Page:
Preliminary results of a public input survey on the legalization of marijuana suggest that a majority of residents are in favor of the town allowing dispensaries and on-site consumption at lounges.
Ann Marie Prudenti, the deputy town attorney, said the “rough results” she has examined showed approximately 60% of the responses were in favor of allowing the dispensaries and 40% supported an opt out. The Town Board is expected to hear a more detailed analysis of the survey results at Tuesday’s meeting. The deadline to respond to the survey ended Friday.
Ms. Prudenti, speaking at Thursday’s work session, said the survey results seem to follow the national trend in states where marijuana has been legalized, as it has been in New York. She said there were “considerate comments” from residents on issues such as distancing from schools, concerns about driving under the influence and other matters the Town Board has discussed as it weighs its decision.
“The supervisor on Tuesday will have those results and present them to all of you,” Ms. Prudenti said of the survey.
Supervisor Yvette Aguiar was not at Thursday’s work session.
Councilwoman Catherine Kent said she’s not in favor of opting out and would rather the town regulate and restrict as best it can where marijuana dispensaries and lounges can be located. Councilman Tim Hubbard said it appears Southampton Town is leaning toward allowing the dispensaries, so one could theoretically be allowed in Riverside just across the town border.
“That’s right in our downtown area,” he said.
Ms. Prudenti noted that the Shinnecock Reservation, which is located within the Southampton Town boundary, has outlined plans for retail marijuana, which would likely influence Southampton’s decision to allow the dispensaries.
While the deadline is Dec. 31 for the town to make a decision on the opt out, the details of opting out actually lead to a more accelerated timeline. That clock is quickly ticking, Ms. Prudenti noted.
The parts of the legislation dealing with retail sales and on-site consumption are subject to a what’s known as a permissive referendum.
This means that within 45 days of the enactment of the local law, if a petition opposing those provisions is submitted by 10% of the registered voters in the last gubernatorial election then a public vote can be set, Ms. Prudenti had previously told the board. The vote would take place either at a special election or at the next general election.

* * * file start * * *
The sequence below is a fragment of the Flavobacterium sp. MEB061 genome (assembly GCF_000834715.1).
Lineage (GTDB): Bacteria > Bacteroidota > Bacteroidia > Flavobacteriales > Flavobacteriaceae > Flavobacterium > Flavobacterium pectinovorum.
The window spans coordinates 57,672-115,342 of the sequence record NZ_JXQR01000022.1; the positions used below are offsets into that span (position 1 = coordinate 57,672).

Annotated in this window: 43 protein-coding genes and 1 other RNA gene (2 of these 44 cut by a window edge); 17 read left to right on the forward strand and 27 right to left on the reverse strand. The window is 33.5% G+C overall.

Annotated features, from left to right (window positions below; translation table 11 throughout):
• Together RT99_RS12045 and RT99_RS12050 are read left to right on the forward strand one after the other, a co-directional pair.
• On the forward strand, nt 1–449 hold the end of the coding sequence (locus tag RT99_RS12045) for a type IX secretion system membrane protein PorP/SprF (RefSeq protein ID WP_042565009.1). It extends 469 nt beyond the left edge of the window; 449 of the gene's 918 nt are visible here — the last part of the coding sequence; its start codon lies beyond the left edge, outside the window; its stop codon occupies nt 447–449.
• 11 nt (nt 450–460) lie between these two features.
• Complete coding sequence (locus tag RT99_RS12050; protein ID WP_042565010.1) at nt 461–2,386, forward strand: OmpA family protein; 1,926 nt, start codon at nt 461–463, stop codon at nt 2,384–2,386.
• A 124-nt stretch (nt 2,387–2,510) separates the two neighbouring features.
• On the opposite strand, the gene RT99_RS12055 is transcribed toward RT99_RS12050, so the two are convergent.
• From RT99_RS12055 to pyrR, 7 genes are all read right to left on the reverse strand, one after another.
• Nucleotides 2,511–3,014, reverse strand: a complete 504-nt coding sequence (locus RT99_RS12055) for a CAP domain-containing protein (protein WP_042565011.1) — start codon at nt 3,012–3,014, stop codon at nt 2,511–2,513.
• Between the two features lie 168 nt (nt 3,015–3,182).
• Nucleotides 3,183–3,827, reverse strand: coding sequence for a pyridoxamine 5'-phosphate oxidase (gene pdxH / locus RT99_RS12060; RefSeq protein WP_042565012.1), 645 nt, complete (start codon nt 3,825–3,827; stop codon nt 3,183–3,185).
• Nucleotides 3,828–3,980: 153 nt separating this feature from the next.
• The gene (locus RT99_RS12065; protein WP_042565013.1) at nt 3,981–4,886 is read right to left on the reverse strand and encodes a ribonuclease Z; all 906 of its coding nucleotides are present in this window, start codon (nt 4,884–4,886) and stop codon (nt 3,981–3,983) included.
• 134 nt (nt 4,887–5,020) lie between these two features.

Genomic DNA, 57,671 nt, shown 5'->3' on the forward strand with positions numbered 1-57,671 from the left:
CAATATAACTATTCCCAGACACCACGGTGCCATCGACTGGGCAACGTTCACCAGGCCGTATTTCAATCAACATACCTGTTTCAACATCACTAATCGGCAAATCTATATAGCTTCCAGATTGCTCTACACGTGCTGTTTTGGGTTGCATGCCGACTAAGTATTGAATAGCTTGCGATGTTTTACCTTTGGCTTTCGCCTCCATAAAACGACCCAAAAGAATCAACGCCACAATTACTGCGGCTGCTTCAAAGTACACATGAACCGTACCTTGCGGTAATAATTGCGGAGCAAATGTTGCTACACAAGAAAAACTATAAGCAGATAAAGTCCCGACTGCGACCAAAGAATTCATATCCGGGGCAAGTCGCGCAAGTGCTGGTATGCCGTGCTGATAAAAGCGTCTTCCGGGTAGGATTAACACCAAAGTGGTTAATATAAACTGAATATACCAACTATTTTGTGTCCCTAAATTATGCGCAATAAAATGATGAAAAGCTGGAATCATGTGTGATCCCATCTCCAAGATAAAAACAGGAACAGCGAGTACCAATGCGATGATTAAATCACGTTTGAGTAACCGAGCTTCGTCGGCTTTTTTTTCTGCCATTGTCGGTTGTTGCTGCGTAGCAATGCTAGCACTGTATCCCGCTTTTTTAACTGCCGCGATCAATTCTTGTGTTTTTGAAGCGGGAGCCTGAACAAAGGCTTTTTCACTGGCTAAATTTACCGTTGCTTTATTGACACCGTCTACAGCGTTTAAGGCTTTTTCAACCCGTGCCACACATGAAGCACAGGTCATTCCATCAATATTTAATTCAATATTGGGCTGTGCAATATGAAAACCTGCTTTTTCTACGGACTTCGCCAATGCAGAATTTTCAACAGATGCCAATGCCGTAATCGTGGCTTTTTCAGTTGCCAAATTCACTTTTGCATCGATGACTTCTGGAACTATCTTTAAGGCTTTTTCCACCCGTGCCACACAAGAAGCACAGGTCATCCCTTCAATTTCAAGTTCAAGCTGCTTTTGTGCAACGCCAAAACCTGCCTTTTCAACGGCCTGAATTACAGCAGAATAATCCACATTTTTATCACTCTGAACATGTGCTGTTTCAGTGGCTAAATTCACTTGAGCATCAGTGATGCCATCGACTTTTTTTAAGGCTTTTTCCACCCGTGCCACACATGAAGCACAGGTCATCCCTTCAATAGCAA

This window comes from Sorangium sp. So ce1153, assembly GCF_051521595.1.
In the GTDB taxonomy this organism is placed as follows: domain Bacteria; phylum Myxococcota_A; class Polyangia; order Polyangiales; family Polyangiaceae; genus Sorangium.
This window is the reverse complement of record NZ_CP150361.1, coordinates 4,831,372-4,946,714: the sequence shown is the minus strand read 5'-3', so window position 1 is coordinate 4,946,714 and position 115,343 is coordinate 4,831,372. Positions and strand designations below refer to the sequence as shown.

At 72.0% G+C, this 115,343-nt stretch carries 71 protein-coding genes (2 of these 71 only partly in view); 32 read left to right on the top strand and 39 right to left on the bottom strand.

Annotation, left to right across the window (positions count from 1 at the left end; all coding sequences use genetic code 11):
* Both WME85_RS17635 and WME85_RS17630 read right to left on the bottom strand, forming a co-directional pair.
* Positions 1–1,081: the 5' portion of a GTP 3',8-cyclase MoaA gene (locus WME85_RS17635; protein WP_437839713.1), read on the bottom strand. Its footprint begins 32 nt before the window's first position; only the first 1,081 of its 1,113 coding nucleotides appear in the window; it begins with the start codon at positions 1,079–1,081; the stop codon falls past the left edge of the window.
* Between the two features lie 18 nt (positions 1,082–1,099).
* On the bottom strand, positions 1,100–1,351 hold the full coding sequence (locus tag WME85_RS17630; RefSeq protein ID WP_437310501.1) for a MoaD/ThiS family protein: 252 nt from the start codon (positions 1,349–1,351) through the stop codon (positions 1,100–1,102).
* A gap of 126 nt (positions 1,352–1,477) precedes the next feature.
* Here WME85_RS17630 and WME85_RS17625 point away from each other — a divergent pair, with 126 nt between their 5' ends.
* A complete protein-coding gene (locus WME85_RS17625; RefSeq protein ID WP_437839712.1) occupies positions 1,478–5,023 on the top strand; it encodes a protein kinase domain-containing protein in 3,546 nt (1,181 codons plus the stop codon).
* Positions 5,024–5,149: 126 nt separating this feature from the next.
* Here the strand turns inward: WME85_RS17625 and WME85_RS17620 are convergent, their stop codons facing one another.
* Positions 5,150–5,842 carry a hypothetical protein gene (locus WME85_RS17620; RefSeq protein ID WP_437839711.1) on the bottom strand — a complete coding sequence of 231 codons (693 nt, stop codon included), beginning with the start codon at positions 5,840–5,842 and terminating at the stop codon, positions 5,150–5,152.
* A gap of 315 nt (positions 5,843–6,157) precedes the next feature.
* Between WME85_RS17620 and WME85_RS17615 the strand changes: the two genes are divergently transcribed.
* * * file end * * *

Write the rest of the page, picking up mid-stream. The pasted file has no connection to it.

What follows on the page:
Mr. Prudenti said Thursday the procedure is to adopt a resolution authorizing the publish and post for the local law, followed by a public hearing. The Town Board typically keeps a hearing open for written comment. Once those are reviewed, the board would vote either for or against the local law at its next meeting.
Based on that timeline, the Town board could vote for the resolution May 19 if it wants to opt out. On June 2, a public hearing could be held and it could be adopted June 15. At the latest, Ms. Prudenti said, the June 2 Town Board meeting could be the date to vote on the resolution, leading to an adoption on July 7.
“If the Town Board is thinking they want to move forward with an opt out, you really have to do it in those time parameters,” she said.
Councilman Ken Rothwell suggested the town proceed with the resolution to keep all options on the table and to avoid potentially running out of time.
“I’d like to get as quickly to the public hearing as we can so that we get public feedback before we make a final decision,” he said. “In the interest of time, I think we should start right away at the next available board meeting.”
Councilman Frank Beyrodt added: “I think it’s imperative to hear what the public wants us to do on their behalf.”
The Town Board still has more time to consider the specifics of how to regulate dispensaries and on-site consumption if it chooses against opting out.
The effects of legislation in New York are already being seen as a publicly traded cannabis company, Columbia Care, purchased the Van de Wetering Greenhouses site on Sound Avenue, the companies recently announced. Columbia Care already runs the medical marijuana dispensary in Riverhead Town.